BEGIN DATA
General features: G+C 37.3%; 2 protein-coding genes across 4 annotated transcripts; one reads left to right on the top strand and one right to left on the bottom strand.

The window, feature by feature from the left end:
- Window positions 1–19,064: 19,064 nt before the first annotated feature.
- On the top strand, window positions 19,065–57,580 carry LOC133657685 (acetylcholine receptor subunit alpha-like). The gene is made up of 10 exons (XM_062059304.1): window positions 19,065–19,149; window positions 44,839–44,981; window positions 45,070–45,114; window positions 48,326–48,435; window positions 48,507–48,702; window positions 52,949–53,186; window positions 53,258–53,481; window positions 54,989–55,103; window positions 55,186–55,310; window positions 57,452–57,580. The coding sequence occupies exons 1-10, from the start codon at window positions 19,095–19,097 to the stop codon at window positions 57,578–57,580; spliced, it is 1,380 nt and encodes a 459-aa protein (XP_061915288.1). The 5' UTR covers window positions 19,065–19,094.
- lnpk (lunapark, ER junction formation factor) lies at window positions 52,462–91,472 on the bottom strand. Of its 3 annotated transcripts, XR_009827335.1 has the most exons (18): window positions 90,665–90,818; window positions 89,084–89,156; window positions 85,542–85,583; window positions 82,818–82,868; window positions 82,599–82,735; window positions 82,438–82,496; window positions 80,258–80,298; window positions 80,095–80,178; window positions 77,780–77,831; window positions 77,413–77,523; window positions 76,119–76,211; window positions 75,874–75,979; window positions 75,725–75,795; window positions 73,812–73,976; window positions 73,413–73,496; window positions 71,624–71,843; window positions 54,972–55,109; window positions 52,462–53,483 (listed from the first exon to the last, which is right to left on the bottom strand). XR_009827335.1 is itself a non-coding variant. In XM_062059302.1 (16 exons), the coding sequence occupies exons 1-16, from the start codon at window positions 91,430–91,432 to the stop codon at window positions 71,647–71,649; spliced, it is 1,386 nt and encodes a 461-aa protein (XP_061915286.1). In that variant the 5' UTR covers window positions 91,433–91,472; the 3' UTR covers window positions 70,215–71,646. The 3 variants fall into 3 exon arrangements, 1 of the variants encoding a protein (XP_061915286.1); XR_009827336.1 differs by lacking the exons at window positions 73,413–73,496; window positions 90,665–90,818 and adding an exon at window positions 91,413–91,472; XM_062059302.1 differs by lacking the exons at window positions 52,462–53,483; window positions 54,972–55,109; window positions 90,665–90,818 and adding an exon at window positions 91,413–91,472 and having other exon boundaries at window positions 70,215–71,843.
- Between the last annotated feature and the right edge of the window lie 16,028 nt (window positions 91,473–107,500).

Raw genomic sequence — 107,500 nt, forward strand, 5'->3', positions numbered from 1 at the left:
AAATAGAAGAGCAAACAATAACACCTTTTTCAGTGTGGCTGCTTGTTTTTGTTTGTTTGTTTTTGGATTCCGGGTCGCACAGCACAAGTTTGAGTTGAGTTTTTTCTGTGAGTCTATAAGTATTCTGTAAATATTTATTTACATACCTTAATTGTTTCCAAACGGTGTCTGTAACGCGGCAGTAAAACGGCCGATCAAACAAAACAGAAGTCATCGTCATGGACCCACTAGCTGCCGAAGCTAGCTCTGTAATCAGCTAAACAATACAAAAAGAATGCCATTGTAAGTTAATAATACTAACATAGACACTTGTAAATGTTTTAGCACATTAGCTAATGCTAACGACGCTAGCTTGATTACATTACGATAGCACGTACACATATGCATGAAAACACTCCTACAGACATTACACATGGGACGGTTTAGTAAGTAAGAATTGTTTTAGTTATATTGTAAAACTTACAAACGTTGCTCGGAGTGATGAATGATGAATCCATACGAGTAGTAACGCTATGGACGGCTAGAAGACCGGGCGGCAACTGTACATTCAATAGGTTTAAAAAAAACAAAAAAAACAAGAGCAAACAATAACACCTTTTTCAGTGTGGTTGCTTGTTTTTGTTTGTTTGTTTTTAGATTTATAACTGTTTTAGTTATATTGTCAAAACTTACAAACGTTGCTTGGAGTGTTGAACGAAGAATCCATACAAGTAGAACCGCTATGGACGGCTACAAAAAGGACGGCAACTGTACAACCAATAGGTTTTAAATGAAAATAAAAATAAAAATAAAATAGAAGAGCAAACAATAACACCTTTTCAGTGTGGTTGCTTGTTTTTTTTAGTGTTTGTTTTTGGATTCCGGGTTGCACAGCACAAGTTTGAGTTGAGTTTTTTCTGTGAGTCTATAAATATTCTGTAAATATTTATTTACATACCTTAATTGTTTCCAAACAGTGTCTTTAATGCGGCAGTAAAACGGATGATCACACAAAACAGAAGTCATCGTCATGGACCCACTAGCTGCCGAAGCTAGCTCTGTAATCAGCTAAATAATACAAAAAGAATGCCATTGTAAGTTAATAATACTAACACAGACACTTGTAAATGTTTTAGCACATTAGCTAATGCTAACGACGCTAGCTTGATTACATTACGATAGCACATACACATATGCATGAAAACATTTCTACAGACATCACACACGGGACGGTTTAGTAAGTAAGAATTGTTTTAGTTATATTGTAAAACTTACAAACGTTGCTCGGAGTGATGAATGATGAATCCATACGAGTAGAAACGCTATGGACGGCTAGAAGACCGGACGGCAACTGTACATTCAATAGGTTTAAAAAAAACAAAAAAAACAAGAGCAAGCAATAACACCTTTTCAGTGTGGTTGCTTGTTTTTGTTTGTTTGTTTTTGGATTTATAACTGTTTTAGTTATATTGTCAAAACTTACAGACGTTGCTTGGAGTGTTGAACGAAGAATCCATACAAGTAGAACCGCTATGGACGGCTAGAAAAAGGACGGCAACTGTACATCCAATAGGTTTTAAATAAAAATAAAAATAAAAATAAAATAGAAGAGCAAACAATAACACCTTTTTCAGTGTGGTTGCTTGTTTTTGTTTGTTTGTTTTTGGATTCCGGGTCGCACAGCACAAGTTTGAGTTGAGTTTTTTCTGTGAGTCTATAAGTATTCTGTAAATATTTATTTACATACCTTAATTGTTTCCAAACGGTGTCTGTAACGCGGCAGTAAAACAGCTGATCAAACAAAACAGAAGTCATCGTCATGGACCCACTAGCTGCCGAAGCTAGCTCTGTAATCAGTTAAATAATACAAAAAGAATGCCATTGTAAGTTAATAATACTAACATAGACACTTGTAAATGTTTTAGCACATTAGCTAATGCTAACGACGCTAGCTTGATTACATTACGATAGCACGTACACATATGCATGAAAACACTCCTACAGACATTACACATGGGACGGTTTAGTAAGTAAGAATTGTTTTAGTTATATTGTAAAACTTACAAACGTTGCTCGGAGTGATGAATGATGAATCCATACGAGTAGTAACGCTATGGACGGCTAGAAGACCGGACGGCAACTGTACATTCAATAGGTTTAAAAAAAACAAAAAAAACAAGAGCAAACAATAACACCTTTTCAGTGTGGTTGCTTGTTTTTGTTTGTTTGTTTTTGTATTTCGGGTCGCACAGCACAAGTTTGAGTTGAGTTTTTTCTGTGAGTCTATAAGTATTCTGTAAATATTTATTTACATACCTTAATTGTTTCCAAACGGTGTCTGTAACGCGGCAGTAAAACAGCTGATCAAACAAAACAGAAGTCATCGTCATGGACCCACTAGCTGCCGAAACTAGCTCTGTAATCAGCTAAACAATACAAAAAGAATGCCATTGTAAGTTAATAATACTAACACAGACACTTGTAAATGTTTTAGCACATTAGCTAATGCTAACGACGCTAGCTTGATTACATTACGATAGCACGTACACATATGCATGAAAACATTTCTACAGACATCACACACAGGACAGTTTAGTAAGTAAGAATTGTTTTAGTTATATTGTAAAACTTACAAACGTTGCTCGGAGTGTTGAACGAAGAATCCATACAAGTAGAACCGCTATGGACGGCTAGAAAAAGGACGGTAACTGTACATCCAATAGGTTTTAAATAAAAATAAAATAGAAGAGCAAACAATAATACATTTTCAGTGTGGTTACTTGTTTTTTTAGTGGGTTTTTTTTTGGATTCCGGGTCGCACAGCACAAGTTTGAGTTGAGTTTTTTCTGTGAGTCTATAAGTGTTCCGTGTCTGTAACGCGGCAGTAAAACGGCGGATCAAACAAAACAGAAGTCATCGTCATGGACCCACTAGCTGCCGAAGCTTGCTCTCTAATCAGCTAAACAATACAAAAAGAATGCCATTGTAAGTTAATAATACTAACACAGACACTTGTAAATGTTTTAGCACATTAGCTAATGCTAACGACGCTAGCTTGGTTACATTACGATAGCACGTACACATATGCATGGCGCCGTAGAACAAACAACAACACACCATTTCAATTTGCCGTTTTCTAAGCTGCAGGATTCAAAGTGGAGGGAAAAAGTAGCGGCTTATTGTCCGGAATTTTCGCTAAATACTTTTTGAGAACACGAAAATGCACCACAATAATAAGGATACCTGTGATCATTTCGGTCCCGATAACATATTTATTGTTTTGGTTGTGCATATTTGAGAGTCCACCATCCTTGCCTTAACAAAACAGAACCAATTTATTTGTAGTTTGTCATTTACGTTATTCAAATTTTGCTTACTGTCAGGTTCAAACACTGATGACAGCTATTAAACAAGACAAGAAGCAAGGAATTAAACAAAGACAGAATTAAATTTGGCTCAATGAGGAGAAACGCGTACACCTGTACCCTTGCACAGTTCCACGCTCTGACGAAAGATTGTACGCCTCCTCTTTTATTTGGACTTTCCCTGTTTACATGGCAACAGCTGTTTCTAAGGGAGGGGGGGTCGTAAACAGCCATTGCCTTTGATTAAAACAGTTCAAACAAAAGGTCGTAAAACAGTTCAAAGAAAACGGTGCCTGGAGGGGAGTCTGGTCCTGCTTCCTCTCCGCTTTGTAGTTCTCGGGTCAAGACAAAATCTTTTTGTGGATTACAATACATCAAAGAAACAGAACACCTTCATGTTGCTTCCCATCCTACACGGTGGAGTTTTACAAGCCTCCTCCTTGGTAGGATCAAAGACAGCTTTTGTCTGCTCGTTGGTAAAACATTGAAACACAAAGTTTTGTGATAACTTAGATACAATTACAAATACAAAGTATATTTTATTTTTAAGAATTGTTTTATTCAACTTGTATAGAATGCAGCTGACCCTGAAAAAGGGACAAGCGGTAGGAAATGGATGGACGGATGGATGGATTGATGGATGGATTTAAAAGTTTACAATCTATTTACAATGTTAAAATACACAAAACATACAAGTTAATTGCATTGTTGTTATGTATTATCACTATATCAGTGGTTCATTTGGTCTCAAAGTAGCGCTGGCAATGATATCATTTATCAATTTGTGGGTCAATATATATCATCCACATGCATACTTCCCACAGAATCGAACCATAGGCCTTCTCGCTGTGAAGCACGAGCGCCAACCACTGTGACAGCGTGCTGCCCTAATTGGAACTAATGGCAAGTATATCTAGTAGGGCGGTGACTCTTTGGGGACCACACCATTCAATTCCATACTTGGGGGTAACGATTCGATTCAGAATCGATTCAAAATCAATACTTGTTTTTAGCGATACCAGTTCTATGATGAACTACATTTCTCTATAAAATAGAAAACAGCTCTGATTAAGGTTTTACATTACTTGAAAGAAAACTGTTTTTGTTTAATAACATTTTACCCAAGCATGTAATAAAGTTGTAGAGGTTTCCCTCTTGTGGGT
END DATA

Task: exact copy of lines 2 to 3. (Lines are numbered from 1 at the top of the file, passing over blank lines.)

The window, feature by feature from the left end:
- Window positions 1–19,064: 19,064 nt before the first annotated feature.